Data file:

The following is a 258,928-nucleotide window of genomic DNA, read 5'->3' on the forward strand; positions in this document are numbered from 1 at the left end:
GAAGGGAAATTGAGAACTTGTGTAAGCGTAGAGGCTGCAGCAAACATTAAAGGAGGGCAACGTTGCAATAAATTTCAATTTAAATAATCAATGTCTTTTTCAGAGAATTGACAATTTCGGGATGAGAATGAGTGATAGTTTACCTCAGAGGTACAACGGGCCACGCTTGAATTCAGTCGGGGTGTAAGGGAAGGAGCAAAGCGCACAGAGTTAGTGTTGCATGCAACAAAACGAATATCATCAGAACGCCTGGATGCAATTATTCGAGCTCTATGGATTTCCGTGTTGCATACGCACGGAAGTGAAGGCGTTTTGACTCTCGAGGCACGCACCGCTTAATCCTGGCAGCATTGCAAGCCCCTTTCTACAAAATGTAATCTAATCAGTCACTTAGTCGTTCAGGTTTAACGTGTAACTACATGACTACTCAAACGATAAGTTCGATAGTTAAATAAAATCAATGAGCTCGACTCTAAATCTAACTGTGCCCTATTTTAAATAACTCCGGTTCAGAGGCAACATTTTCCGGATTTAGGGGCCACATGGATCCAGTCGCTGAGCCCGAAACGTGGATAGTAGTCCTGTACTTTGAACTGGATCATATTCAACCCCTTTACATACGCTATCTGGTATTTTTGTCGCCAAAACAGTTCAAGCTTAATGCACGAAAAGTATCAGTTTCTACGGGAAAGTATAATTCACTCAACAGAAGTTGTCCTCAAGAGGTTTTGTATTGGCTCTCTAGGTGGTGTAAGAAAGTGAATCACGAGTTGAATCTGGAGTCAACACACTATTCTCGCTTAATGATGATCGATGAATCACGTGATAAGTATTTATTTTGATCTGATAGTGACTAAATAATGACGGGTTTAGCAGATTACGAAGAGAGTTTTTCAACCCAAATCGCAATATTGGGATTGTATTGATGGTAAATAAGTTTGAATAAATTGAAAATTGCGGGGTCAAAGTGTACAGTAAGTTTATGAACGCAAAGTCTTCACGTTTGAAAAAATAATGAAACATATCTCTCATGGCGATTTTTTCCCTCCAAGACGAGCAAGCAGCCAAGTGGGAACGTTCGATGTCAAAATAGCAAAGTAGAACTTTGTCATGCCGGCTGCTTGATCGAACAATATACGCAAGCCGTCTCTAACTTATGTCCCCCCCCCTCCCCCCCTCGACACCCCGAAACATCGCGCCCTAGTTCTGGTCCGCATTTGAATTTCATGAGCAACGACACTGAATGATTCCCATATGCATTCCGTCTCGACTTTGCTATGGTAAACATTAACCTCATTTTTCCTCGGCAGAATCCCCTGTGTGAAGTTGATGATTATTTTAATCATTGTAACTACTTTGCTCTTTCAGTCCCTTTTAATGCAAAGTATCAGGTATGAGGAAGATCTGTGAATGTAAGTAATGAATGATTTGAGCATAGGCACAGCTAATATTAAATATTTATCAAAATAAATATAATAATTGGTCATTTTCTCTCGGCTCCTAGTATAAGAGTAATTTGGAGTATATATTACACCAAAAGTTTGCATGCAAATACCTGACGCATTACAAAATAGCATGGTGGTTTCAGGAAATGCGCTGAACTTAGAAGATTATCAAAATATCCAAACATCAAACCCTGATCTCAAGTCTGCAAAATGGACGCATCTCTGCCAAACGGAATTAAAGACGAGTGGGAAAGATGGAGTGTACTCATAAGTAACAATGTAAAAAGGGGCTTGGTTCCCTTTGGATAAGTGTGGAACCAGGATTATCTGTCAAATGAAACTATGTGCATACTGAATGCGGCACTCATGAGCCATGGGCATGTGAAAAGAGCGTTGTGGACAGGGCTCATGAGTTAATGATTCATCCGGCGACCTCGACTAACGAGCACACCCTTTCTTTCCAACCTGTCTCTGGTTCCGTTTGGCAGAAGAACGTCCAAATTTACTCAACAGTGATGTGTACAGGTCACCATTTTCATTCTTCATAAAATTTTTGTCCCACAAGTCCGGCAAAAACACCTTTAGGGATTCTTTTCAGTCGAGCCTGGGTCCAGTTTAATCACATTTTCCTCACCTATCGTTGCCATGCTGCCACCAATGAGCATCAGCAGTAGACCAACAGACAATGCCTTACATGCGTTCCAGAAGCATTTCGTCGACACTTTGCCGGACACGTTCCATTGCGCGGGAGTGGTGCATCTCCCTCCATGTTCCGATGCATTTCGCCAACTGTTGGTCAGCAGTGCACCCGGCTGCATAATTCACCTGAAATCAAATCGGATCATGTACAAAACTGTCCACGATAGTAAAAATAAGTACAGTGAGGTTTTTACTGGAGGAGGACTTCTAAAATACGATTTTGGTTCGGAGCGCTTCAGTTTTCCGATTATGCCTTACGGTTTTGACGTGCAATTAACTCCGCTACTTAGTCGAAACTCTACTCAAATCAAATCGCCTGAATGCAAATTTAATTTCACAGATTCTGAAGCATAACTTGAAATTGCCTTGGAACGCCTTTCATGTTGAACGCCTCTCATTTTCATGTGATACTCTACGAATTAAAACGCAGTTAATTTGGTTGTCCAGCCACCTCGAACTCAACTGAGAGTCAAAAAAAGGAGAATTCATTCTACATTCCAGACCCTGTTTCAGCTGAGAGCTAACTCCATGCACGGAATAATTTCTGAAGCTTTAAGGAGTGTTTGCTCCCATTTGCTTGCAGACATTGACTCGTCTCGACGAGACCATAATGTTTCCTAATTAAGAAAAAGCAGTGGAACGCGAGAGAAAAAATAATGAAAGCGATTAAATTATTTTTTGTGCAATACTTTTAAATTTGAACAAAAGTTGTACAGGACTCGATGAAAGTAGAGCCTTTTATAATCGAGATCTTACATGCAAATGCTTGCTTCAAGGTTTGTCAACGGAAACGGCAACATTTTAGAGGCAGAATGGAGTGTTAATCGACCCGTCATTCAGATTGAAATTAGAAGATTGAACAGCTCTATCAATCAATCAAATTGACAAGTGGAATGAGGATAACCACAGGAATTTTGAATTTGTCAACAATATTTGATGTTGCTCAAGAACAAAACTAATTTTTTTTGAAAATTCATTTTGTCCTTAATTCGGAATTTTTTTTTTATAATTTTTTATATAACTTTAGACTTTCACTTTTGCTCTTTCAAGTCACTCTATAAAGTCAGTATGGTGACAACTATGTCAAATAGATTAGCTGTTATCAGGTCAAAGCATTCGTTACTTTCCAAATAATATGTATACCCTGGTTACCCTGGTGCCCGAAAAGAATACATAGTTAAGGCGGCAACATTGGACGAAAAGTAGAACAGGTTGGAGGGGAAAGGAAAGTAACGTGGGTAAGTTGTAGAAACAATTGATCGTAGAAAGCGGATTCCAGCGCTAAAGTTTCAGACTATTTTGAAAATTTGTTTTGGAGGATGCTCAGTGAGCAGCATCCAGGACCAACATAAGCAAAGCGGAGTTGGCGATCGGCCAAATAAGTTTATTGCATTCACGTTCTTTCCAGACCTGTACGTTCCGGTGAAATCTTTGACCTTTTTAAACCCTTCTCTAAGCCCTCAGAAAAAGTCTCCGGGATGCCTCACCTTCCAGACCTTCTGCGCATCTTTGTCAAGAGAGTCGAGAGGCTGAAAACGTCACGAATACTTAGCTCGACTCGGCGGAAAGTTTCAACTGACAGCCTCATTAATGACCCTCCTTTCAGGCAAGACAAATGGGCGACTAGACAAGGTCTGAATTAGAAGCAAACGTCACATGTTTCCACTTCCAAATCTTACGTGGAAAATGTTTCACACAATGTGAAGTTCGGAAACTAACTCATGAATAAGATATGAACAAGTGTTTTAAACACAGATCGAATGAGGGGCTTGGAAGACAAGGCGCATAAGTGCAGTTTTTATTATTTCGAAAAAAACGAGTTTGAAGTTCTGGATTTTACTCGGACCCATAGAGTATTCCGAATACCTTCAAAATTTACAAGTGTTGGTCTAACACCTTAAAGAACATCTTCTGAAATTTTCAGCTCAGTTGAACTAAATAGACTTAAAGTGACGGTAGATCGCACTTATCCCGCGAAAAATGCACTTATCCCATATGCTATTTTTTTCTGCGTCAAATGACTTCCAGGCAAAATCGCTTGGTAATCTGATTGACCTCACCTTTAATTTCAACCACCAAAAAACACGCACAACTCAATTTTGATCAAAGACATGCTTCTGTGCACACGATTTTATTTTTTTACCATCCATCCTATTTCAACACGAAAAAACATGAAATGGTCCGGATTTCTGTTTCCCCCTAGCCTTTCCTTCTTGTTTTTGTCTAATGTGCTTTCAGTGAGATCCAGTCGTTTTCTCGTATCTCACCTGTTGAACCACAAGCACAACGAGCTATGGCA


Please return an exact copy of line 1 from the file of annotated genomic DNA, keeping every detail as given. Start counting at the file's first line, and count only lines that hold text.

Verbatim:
The following is a 258,928-nucleotide window of genomic DNA, read 5'->3' on the forward strand; positions in this document are numbered from 1 at the left end: